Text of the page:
Part 5: Class discussion about Anger Cues
- Click to read Bullies, Bystanders, and Victims Chapter 1: Part 1 of 9
- Click to read Bullies, Bystanders, and Victims Chapter 1: Part 2 of 9
- Click to read Bullies, Bystanders, and Victims Chapter 1: Part 3 of 9
- Click to read Bullies, Bystanders, and Victims Chapter 1: Part 4 of 9
A. The teacher will lead the students in a class discussion about Anger Cues.
*** Note to Teacher: Display Anger Cues Poster ***
Poster: Anger Cues
Teacher Explanation: Take a look at the Anger Cues poster that was drawn by Ms. Debbie Dunn. The way we know we are angry is that we often feel a physical reaction in our body. This physical reaction is called our ANGER CUES. For example, some people may feel hot all over. Some people may feel like crying. Some people may feel like their stomach gets tied in knots. They might even feel queasy or vomit. Some people want to scream. Some people may wish to lash out at others either verbally or physically. Some people may notice that their head is pounding.
B. Students will analyze the Anger Cues in the story about Nick, Jordy, and Judd.
Discussion question #7: As you can well imagine, Jordy, a frequent victim of bullying, was feeling angry, depressed, and frustrated. What do we know happened to Jordy’s eyes when he got upset?
Students Respond: Jordy had to blink back tears.
Discussion question #8: What happened to Jordy’s posture when Judd was threatening him and Nick was watching?
Students Respond: Jordy’s shoulders slumped.
Discussion question #9: What happened to Nick’s eyes when he saw that Judd managed to steal Jordy’s lunch money before he could?
Students Respond: Nick glared hatefully at Jordy.
Discussion question #10: What happened to Nick’s voice when not only did his two older brothers play ‘monkey in the middle’ with the cereal box, but then Nick discovered they had left hardly any cereal for him?
Students Respond: Nick yelled “No fair!” and “Cut it out!”
* Two of Jordy’s ANGER CUES included his feeling like he might cry and his shoulders slumping in defeat.
* Two of Nick’s ANGER CUES included he glared at Jordy and he yelled at his two older brothers.
C. Students will also discuss the Anger Cues from their own lives.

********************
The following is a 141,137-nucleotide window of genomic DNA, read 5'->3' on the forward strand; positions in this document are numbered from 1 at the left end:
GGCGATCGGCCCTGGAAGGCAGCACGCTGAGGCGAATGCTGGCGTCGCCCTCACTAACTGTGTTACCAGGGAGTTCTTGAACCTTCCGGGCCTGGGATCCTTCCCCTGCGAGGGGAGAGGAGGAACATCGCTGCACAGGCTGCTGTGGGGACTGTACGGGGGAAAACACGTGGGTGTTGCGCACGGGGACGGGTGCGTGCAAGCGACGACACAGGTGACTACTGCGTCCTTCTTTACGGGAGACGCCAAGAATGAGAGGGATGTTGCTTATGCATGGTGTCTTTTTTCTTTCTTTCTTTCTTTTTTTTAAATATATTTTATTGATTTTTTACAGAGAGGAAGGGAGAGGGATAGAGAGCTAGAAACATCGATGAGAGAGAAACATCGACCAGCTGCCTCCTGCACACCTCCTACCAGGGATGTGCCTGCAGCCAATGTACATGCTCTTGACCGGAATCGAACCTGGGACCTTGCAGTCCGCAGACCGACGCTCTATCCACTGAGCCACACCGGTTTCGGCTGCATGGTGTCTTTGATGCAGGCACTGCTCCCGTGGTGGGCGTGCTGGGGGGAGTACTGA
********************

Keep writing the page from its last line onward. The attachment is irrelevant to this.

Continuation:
Discussion question #11: Now, think about times when you have felt angry. I am going to name off several anger cues. If this has ever happened to you when you feel angry, quickly raise your hand.
A. Your breathing changes in some way. Perhaps you breathe in gulps. Perhaps you have trouble breathing. Perhaps you breathe extra fast or quick or erratic.
B. You find yourself getting into a fighting stance.
C. You make nervous gestures with your hands, or you clench your fists.
D. You feel extra cold or over-heated.
E. You get a headache or your head starts pounding.
F. Your hair stands on end or feels electrified.
G. Your eyes produce tears, or you actually cry.
H. Your eyes look hard or glazed or crazed or flash.
I. Your face feels tight or flushed.
J. Your jaw muscles flex or tense or tighten.
K. Your teeth clench.
L. Your voice changes. It might get squeaky or loud or rough or whispery-sounding.
M. Your neck muscles tense.
N. Your chest feels tight.
O. Your heart palpitates.
P. Your upper or lower back aches.
Q. Your stomach aches or feels tight or you get a nervous stomach.
R. Your arms feel extra heavy.
S. Your hands sweat or clench or shake.
T. Your legs feel heavy or tight or like lead.
Discussion question #12: Why do you think it is important to be aware of our Anger Cues?
Students Respond: If we can identify some of our Anger Cues, we can quickly work on calming ourselves down and also try to relax the part of our body that is feeling tense.
Teacher Explanation: If we can identify some of our Anger Cues, we can quickly work on calming ourselves down and also try to relax that part of our body that is feeling tense. A little later in this course, we will learn some relaxation techniques that might help you when you feel angry.
Click to read Bullies, Bystanders, and Victims Chapter 1: Part 6 of 9
Return to Bullies, Bystanders, and Victims Middle School lesson plan: Chapter 1 of 12
The 8 Tools of Anger Control plus much of the other Anger Control material is also adopted with permission from the programs of The Anger Coach produced by psychologist Dr. Tony Fiore.
- URL: http://drfiore.com